The, now former-Barcelona manager, has changed the face of possession football with the induction of this tactic into the undoubtedly best ‘traditional’ footballing side in the world. He is a proven virtuoso in his field, and his mastery of the “false nine” is just one in a long line of genius tactical adjustments. Guardiola has created an ever-present team of ‘total football’ enthusiasts with the false-9 leadership of Lionel Messi. Other managers have dabbled with the system, trying to modify it into British shores, with Arsene Wenger having come close before and Rogers toying with it this season. However, the only general success has been on the land of Spain. Messi’s ability found a new level when Pep Guardiola converted him to the ‘false nine’ role upon taking up the hot seat at the Nou Camp, but despite his unprecedented goal total, Barcelona failed to replicate their stunning success of recent seasons. In their stead, however, the truest exponents of the system this year were Spain, who popularized the system on their path to glory in Poland and Ukraine. Last year, Spain won the Euros with a complete domination of the tournament through this system. With Villa out and Torres out of rhythm, Del Bosque didn’t want to disarray Spain’s tika-taka footballing system with the induction of the giant Fernando Llorente and took on Guardiola’s initiative of the false-9. Obviously, Messi cannot play for Spain – sadly, so Del Bosque opted with Fabregas. He was majorly criticised by the press to an extent of ‘negative football’ creation and the dismissal of a forward brought terror upon the international game. Spain took the tournament by storm and slaughtered the lambs of Italy 4-0 in the final.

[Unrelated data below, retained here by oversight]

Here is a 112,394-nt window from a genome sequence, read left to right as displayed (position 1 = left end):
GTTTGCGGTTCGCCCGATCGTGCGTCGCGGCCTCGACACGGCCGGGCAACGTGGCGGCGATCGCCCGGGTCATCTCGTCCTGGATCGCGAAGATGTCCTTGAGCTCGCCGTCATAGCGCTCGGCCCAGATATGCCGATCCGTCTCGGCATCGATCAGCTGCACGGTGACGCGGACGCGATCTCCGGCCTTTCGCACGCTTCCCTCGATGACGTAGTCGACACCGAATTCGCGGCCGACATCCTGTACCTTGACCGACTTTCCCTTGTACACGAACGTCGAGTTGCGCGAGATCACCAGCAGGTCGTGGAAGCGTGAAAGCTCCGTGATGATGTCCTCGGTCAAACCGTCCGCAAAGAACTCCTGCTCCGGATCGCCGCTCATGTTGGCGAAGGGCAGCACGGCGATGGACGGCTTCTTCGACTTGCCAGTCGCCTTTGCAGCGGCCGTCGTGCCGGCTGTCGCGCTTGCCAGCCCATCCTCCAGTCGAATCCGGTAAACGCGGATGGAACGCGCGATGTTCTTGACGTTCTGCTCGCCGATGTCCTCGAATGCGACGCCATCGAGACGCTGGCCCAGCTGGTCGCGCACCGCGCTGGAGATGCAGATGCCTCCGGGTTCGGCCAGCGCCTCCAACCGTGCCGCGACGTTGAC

So, how has Guardiola almost ‘perfected’ this tactic?
Guardiola decided to push Messi into the false-9 role in the 10/11 season, and with the induction of Spanish-act David Villa, the formation would become obsolete. Villa would act as an inside forward, while Messi would drift away from the opposing defence. The result was total confusion, and opponents took almost an entire year to figure out how to combat it. By default, it’s famous because it’s Barcelona, it’s organised because it’s Guardiola and it’s perfect because it’s Messi.

We all know it’s a success in Spain, but can it be in English football? Traditionally, English football, is bode of its simplistic tactical shapes, and has struggled with players who don’t stand where they’re supposed to, which in part explains the success of the likes of Eric Cantona, Gianfranco Zola and Dennis Bergkamp. Just by operating in the grey area between the opponent’s defensive and midfield lines, they caused confusion, and created new, unfamiliar angles of attack. As you can tell from those three names, the English players themselves aren’t particularly suited to the adversely enhanced role of a false-9. However, Rooney has lately picked into this role and combined his brute English culture, alongside his foreign compatriots at United into a somewhat adapted version. Much more traditional than the Spanish and much less audacious than that of Barcelona’s, but the figuring and function on paper, is quite similar. So, there is chance for British teams to adjust this tactic into play and no doubt by next season, one or two will take from Barcelona and try inducting it into their systems. Gene manages and writes for ManToManMarking